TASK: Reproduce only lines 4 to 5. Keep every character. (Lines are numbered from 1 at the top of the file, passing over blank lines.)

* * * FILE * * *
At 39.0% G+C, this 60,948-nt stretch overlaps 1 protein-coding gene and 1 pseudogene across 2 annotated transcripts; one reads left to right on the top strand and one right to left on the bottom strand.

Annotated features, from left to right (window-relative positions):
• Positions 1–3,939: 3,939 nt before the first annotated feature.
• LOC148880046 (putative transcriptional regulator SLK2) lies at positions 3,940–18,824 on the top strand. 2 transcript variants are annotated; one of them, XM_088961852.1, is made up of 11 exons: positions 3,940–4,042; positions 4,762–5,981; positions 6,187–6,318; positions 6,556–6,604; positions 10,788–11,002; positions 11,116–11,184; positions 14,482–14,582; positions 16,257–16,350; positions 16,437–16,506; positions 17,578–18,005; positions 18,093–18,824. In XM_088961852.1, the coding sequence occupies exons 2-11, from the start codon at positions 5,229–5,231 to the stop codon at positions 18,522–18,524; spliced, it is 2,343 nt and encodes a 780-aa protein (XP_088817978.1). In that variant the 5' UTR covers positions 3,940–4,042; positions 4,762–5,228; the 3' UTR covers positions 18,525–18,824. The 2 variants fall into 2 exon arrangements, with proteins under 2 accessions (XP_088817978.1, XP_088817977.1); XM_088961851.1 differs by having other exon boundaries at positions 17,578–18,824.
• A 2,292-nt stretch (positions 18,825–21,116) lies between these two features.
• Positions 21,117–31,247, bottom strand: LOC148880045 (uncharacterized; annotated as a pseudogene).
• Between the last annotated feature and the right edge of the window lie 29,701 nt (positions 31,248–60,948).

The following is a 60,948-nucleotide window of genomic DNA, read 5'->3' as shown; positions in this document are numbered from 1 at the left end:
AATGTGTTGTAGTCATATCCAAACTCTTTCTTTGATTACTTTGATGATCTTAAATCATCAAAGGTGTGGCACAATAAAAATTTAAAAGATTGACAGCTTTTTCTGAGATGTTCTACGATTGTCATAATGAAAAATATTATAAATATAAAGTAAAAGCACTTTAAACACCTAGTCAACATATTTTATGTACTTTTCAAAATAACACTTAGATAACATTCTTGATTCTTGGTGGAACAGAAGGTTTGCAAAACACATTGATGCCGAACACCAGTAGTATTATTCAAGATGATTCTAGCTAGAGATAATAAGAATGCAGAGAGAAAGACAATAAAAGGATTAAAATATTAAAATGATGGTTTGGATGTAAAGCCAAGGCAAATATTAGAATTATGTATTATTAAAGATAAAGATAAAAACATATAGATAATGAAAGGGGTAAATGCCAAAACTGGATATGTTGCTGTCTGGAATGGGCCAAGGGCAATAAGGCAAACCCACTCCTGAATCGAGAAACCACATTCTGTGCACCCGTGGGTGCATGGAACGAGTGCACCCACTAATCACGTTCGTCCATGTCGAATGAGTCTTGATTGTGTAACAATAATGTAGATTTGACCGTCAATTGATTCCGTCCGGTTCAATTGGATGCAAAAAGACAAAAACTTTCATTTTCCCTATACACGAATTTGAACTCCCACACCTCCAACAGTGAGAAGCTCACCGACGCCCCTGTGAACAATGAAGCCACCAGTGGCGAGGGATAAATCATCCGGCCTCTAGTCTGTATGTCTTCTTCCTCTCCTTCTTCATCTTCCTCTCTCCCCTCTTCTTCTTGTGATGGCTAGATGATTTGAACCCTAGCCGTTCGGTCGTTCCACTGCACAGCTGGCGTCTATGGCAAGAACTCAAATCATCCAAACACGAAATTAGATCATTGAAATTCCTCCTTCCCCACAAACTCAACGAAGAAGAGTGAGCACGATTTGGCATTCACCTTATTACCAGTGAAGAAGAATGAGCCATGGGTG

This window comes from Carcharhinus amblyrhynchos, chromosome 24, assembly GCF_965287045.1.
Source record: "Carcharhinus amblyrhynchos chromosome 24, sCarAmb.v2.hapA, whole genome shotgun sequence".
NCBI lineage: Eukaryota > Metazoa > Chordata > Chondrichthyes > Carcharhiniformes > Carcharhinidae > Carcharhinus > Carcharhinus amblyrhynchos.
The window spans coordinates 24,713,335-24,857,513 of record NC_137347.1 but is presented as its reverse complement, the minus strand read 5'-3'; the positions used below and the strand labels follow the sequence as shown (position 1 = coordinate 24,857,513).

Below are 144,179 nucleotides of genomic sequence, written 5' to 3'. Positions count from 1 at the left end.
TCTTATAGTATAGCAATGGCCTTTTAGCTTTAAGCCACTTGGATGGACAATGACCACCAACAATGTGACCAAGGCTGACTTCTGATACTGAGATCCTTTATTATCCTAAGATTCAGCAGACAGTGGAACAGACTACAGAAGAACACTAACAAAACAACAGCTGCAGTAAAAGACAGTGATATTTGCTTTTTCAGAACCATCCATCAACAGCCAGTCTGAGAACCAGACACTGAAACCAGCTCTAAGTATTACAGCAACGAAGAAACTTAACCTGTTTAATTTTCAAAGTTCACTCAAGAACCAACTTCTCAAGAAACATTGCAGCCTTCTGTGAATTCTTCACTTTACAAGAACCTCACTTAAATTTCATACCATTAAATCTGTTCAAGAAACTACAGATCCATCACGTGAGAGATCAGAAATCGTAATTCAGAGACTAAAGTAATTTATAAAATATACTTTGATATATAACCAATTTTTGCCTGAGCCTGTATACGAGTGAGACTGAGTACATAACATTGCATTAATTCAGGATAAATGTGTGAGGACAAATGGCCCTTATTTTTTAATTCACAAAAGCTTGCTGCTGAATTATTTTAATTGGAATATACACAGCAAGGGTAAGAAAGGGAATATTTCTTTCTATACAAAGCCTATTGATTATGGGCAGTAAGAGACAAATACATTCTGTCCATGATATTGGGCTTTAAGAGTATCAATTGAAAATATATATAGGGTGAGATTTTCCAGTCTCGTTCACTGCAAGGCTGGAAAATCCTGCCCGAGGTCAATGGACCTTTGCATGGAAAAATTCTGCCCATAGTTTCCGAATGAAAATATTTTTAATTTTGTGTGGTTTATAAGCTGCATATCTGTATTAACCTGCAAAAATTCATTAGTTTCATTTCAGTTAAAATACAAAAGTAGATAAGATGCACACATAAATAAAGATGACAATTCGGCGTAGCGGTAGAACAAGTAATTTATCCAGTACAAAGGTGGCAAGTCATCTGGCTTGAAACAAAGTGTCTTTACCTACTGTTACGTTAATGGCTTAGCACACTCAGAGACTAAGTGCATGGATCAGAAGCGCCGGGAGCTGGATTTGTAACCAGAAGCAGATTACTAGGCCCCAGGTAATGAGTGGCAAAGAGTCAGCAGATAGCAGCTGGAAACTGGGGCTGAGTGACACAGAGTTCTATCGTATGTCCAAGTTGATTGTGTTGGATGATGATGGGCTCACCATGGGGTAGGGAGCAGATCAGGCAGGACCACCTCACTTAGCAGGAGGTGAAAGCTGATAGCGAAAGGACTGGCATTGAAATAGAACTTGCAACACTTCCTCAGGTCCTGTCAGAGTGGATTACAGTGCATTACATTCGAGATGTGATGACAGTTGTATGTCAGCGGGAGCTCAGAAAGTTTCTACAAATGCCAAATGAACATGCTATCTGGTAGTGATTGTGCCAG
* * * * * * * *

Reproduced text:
• LOC148880046 (putative transcriptional regulator SLK2) lies at positions 3,940–18,824 on the top strand. 2 transcript variants are annotated; one of them, XM_088961852.1, is made up of 11 exons: positions 3,940–4,042; positions 4,762–5,981; positions 6,187–6,318; positions 6,556–6,604; positions 10,788–11,002; positions 11,116–11,184; positions 14,482–14,582; positions 16,257–16,350; positions 16,437–16,506; positions 17,578–18,005; positions 18,093–18,824. In XM_088961852.1, the coding sequence occupies exons 2-11, from the start codon at positions 5,229–5,231 to the stop codon at positions 18,522–18,524; spliced, it is 2,343 nt and encodes a 780-aa protein (XP_088817978.1). In that variant the 5' UTR covers positions 3,940–4,042; positions 4,762–5,228; the 3' UTR covers positions 18,525–18,824. The 2 variants fall into 2 exon arrangements, with proteins under 2 accessions (XP_088817978.1, XP_088817977.1); XM_088961851.1 differs by having other exon boundaries at positions 17,578–18,824.
• A 2,292-nt stretch (positions 18,825–21,116) lies between these two features.